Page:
TWO FLORENTINE PAVEMENTS.
The church of San Miniato al Monte, just outside the walls southeast of Florence, and the Baptistery, or church of San Giovanni Battista, in Florence, are among the finest examples of the Tuscan Romanesque style, and both probably date from about the same time—the early part of the twelfth century—although the date of San Miniato has until recently been referred several centuries further back.
These two churches have many points of similarity, although entirely different in plan. San Miniato was referred to in the article upon the Byzantine-Romanesque doorways of Southern Italy in our February number, and Fergusson's classification of Byzantine-Romanesque was, for the time being, adopted for lack of better authority. Later writers have, however, generally agreed that there is little or no Byzantine influence in these two churches; that the delicate and refined treatment of classic forms here found is not the result of Byzantine or Greek influence, but is due entirely to the natural refinement of the Tuscan race. The same characteristic was again shown later in the treatment of Gothic detail, and is evident in the Renaissance work of this locality.
The dimensions of San Miniato were given in the February number referred to above. The interior of this church is generally considered one of the most beautiful interiors of Italy on account of its effective basilican plan with a crypt opening from the nave, its beautiful and rich detail, and its fine mosaics and decorations. The pavement is not the least of its attractions.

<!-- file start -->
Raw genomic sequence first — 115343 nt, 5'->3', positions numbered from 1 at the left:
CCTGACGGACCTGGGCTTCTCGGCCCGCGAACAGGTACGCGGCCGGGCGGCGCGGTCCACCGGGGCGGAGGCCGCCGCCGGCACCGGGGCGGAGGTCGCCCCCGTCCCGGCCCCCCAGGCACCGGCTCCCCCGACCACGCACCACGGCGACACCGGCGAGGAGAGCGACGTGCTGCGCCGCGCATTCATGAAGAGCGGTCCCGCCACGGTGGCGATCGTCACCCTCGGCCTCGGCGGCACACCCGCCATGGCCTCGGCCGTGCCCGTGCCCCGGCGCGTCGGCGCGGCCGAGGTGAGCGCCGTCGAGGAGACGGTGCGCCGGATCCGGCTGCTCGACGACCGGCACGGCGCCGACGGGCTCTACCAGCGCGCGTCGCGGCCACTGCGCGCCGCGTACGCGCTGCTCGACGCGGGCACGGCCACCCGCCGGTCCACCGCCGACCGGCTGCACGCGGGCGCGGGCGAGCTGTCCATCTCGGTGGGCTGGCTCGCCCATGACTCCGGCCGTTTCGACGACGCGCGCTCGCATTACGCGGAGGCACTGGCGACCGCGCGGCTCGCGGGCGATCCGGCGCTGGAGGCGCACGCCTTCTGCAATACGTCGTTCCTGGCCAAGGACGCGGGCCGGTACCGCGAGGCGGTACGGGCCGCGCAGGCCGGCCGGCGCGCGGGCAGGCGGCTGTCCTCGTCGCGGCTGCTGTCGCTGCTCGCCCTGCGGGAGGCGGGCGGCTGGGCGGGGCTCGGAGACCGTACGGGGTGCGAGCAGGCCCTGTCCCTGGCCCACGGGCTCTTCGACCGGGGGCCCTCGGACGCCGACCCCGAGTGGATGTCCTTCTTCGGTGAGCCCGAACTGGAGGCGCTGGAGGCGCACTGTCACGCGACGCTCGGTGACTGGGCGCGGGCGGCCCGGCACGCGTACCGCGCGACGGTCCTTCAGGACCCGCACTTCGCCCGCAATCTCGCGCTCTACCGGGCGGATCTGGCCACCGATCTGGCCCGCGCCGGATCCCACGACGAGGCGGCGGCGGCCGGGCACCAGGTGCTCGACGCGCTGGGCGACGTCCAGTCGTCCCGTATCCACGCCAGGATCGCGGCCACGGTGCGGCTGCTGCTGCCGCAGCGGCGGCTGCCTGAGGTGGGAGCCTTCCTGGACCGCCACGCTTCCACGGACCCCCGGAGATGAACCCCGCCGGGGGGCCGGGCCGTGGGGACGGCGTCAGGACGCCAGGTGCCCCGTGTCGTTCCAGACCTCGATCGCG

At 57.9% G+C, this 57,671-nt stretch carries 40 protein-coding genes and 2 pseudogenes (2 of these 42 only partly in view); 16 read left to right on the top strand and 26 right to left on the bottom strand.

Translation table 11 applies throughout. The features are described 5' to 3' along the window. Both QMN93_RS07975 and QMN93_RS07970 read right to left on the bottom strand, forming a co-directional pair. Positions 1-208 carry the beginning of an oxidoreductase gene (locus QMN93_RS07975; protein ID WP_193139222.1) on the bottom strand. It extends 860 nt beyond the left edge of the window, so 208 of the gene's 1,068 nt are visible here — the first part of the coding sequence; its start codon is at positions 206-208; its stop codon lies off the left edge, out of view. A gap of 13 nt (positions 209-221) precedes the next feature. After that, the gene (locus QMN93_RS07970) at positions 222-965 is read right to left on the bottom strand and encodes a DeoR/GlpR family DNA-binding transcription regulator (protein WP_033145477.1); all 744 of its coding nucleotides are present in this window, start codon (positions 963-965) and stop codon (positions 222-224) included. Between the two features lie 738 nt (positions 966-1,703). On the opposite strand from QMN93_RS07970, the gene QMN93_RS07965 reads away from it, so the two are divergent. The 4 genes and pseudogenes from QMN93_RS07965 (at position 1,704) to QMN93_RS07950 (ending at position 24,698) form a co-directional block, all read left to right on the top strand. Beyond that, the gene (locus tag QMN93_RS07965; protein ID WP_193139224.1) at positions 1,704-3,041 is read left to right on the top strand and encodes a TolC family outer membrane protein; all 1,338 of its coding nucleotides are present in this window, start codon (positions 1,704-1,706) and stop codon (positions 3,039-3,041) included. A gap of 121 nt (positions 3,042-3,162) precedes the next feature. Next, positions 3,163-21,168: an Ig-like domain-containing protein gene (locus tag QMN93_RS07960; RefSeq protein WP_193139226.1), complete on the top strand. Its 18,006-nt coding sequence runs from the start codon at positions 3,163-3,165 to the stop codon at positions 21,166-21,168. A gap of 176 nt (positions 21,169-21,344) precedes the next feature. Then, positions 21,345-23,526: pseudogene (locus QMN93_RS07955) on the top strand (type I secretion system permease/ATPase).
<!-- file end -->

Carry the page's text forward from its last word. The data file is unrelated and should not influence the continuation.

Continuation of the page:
The Baptistery will be remembered for its famous bronze doors, the work of Ghiberti, which have given occasion for so much discussion, favorable and unfavorable. It is octagonal in plan, and 108 feet in diameter externally. It was erected originally for the cathedral of the city, but in the eleventh and twelfth centuries was so thoroughly remodeled that no recognizable features of the old building remain.
The pavements, in point of design, appear quite independent of the other ornamental work in the two buildings we are considering.
The motives of ornament are those commonly found in the stuffs, especially silks, of Sicily and the East, and their use here could easily be accounted for through connection with Sicily. It is known that the Hotel de Tiraz at Palermo, the great royal manufactory of stuffs, artistic metal work, mosaics, etc., established in the sixth century, and which continued until the sixteenth, supplied not only much of the finest textile products for all of Europe in that time, but also furnished workmen who carried with them the designs and methods of Sicilian textile manufacture to other countries. Such manufactories were established in several Italian cities, among them Lucca.
The relationship seems clear, as the forms are perfectly similar. The beasts and birds set in balancing pairs facing each other and repeated in an all-over pattern, as in a woven fabric, strongly suggest the Sicilian silks. Eug. Muentz in his work, "La Tapisserie," speaks of this evident relationship....